How I recruit and mentor contributors and how you should, too

The title is so confident, because I wish someone had told me these things ten years ago.

The key is to actively offer to mentor newcomers.

I work for The Document Foundation as a generic LibreOffice mentor. I am able to introduce people to all the ways of contributing to the software. On the LibreOffice website, potential contributors are advised to schedule an interview with me. In our chat channels, I either initiate interviews right away or give out my email to newcomers seeking help on starting out. I recruit people through volunteer platforms.

In 2020 I gave a short presentation about the topic.

Something I discovered only after applying this approach for a while is that it achieves diversity and inclusion at a fundamental level: the mindset. The traditional way to get into FOSS requires one to be an independent learner. This creates a bubble.

TDF employs people responsible for coordinating volunteer work in all the teams (docs, QA, development, design). For QA and development, I keep scheduling discussions with the newcomers until they reach a certain level. For docs I usually just give an intro and for design I include one follow-up chat. The typical gap between chats is two weeks.

Most people prefer text chats, so that is what I use by default. I also do regular public screensharing sessions of bug triaging in our Jitsi. These help with QA onboarding, but have other benefits as well, because anyone can join to collaborate.

In 2021 I had over 120 interviews and over 230 follow-up chats.

Volunteer platforms like VolunteerMatch allow us to reach people, who would otherwise not be introduced to the FOSS contributor community. Many countries have a local web platform or several and I also use a Finnish one, which really took our local team to a new level.

As the approach is like a simplified school system, I am able to push contributors out of their comfort zone to advanced topics quite quickly. A productive newcomer in QA might after a few weeks get into a technique that took me two years to fathom.

From the mentor’s perspective, this all becomes a calendar management routine. I take care to schedule the next meeting immediately at the end of the last instead of deferring to later as it saves a lot of fussing and overhead. While I was a volunteer when I started experimenting with this, I think it would be unreasonable to do this in a volunteer role in a large project like LibreOffice. The reaction times need to be quick and the time zone differences mean that meeting slots have to be provided from morning to evening. Sometimes the only possible time is during the weekend.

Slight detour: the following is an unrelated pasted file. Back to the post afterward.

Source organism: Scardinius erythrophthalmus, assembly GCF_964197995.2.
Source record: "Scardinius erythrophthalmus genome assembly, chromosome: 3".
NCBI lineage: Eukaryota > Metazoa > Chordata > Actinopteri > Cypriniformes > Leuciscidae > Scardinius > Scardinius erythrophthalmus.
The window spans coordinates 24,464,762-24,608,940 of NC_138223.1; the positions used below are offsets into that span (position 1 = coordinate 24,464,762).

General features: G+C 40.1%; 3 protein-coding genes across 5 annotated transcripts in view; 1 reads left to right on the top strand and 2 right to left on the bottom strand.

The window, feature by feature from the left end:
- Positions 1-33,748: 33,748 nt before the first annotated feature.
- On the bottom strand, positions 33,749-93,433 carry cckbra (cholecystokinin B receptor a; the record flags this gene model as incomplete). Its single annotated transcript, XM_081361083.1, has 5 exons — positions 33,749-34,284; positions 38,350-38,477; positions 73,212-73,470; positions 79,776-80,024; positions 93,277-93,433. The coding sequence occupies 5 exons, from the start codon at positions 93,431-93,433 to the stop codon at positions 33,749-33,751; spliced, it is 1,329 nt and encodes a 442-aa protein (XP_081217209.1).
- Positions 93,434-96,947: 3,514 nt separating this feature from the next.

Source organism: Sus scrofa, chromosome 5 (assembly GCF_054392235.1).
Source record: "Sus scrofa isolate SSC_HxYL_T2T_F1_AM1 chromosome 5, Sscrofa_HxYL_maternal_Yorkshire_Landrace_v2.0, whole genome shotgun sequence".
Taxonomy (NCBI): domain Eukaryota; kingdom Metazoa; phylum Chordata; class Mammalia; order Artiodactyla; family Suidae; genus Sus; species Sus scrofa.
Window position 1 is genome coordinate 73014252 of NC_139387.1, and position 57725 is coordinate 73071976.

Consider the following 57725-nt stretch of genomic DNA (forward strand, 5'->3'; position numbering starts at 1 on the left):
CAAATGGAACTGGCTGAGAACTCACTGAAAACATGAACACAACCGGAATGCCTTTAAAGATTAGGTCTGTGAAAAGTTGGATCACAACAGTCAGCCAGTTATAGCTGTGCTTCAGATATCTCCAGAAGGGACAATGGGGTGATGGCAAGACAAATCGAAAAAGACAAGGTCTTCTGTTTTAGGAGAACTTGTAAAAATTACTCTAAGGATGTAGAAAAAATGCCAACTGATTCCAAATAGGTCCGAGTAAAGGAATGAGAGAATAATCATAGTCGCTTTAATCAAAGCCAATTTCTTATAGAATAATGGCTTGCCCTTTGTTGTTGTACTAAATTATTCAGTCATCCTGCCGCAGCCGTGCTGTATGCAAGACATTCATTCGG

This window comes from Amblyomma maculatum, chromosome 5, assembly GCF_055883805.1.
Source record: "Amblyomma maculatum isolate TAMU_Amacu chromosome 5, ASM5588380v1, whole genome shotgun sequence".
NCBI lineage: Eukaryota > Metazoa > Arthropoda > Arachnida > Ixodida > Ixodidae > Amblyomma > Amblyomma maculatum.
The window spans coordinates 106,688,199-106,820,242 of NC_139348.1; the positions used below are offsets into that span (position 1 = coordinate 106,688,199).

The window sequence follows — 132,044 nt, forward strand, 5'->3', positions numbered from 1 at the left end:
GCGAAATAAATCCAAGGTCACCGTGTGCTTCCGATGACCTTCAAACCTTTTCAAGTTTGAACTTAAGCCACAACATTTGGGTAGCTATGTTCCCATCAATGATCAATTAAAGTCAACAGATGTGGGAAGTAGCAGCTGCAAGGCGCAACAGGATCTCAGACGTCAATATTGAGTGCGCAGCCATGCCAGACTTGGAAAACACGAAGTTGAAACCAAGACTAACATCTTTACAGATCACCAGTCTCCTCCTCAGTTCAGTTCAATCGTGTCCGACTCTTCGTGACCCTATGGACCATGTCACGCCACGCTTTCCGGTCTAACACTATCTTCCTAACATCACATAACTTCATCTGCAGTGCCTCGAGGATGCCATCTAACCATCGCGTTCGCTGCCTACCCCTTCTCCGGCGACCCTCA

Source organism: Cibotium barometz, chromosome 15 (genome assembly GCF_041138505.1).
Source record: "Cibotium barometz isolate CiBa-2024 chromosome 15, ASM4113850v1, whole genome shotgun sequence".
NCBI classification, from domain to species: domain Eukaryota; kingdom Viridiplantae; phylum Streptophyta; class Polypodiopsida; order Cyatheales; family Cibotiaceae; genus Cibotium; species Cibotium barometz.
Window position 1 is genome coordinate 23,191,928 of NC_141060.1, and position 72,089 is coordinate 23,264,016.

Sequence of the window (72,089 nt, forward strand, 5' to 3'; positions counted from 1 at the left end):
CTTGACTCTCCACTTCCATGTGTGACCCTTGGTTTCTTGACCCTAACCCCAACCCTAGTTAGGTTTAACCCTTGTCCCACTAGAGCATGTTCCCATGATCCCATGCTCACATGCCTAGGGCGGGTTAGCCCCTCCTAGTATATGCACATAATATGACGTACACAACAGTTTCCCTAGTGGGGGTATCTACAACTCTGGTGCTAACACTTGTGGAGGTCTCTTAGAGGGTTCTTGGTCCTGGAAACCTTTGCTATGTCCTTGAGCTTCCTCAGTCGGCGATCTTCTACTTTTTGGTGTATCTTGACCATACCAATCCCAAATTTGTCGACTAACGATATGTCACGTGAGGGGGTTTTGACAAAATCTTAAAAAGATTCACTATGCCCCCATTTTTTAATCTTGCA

Finally, as there is no real obligation to join a meeting (I’m just a random guy, not their boss), people regularly skip them without advance warning. During some weeks I might get ten no-shows and sometimes a person might skip up to three meetings in consecutive days. Dealing with this would be harsh for a volunteer, but I think it’s fine for a paid employee.

Having one person as the go-to contact for mentoring is convenient in many ways, but I’m sure distributing the first contact responsibilities can produce a similarly effective outcome. Likewise, smaller projects might be able to do this purely with volunteer mentors.


Thanks for sharing! This is awesome :slight_smile:

Thanks for sharing your practices and thoughts! Very valuable!

Thanks for sharing! This was insightful.

Really insightful! Wondering if you or the organization you volunteered for, created roadmaps for people based on their level of expertise and how did you go about measuring their progress? Just curious.

1 Like

Before my current approach was fully formed, I did actually create a roadmap for QA contributors. In practice these days, I don’t wait for the newcomer to get even a hundred triagings under their belt before moving to the advanced technique of bisecting. I already jump to it after they’ve done a couple of dozen basic ones. In the meetings I gradually explain the various details and metadata related to bug reports. Even people with QA work experience need time to adjust to our style of working.

In development, it helps that we have a tried and true system of mentored easy hacks. They are available in three categories of difficulty.

Regarding tracking of progress, we do monthly reports on QA, development and other interesting areas. So in the monthly reviews of commits, the activity of new contributors becomes apparent and the automatically produced stats give further insights. The reviewing is also useful for me as it helps me put potential collaborators in contact with each other etc.

We have a GrimoireLab dashboard providing a real-time picture of what is happening.

TDF offers membership for active contributors and we have a membership committee that is also regularly checking what people are up to.